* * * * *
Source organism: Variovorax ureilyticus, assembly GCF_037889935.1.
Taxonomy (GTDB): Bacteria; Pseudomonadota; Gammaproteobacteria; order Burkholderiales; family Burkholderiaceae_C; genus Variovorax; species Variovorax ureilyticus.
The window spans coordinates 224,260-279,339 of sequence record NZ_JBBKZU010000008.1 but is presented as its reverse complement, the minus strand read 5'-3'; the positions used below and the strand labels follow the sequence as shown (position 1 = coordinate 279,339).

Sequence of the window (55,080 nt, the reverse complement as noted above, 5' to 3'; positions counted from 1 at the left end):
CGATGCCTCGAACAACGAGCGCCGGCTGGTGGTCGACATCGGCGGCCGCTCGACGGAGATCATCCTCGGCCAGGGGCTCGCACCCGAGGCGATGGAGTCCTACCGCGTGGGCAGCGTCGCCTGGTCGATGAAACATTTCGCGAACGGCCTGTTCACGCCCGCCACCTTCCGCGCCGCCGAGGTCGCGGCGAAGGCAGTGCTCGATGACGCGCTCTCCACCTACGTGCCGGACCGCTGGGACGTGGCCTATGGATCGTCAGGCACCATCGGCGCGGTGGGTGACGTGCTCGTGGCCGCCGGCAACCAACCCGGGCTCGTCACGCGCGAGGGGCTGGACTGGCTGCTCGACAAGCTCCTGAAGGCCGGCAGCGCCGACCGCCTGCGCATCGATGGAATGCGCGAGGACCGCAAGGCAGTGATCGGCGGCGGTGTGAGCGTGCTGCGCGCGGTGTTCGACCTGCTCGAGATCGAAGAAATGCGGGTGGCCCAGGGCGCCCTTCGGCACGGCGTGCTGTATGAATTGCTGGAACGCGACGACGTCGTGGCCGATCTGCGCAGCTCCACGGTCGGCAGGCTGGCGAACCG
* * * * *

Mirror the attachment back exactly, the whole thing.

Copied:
Source organism: Variovorax ureilyticus, assembly GCF_037889935.1.
Taxonomy (GTDB): Bacteria; Pseudomonadota; Gammaproteobacteria; order Burkholderiales; family Burkholderiaceae_C; genus Variovorax; species Variovorax ureilyticus.
The window spans coordinates 224,260-279,339 of sequence record NZ_JBBKZU010000008.1 but is presented as its reverse complement, the minus strand read 5'-3'; the positions used below and the strand labels follow the sequence as shown (position 1 = coordinate 279,339).

Sequence of the window (55,080 nt, the reverse complement as noted above, 5' to 3'; positions counted from 1 at the left end):
CGATGCCTCGAACAACGAGCGCCGGCTGGTGGTCGACATCGGCGGCCGCTCGACGGAGATCATCCTCGGCCAGGGGCTCGCACCCGAGGCGATGGAGTCCTACCGCGTGGGCAGCGTCGCCTGGTCGATGAAACATTTCGCGAACGGCCTGTTCACGCCCGCCACCTTCCGCGCCGCCGAGGTCGCGGCGAAGGCAGTGCTCGATGACGCGCTCTCCACCTACGTGCCGGACCGCTGGGACGTGGCCTATGGATCGTCAGGCACCATCGGCGCGGTGGGTGACGTGCTCGTGGCCGCCGGCAACCAACCCGGGCTCGTCACGCGCGAGGGGCTGGACTGGCTGCTCGACAAGCTCCTGAAGGCCGGCAGCGCCGACCGCCTGCGCATCGATGGAATGCGCGAGGACCGCAAGGCAGTGATCGGCGGCGGTGTGAGCGTGCTGCGCGCGGTGTTCGACCTGCTCGAGATCGAAGAAATGCGGGTGGCCCAGGGCGCCCTTCGGCACGGCGTGCTGTATGAATTGCTGGAACGCGACGACGTCGTGGCCGATCTGCGCAGCTCCACGGTCGGCAGGCTGGCGAACCG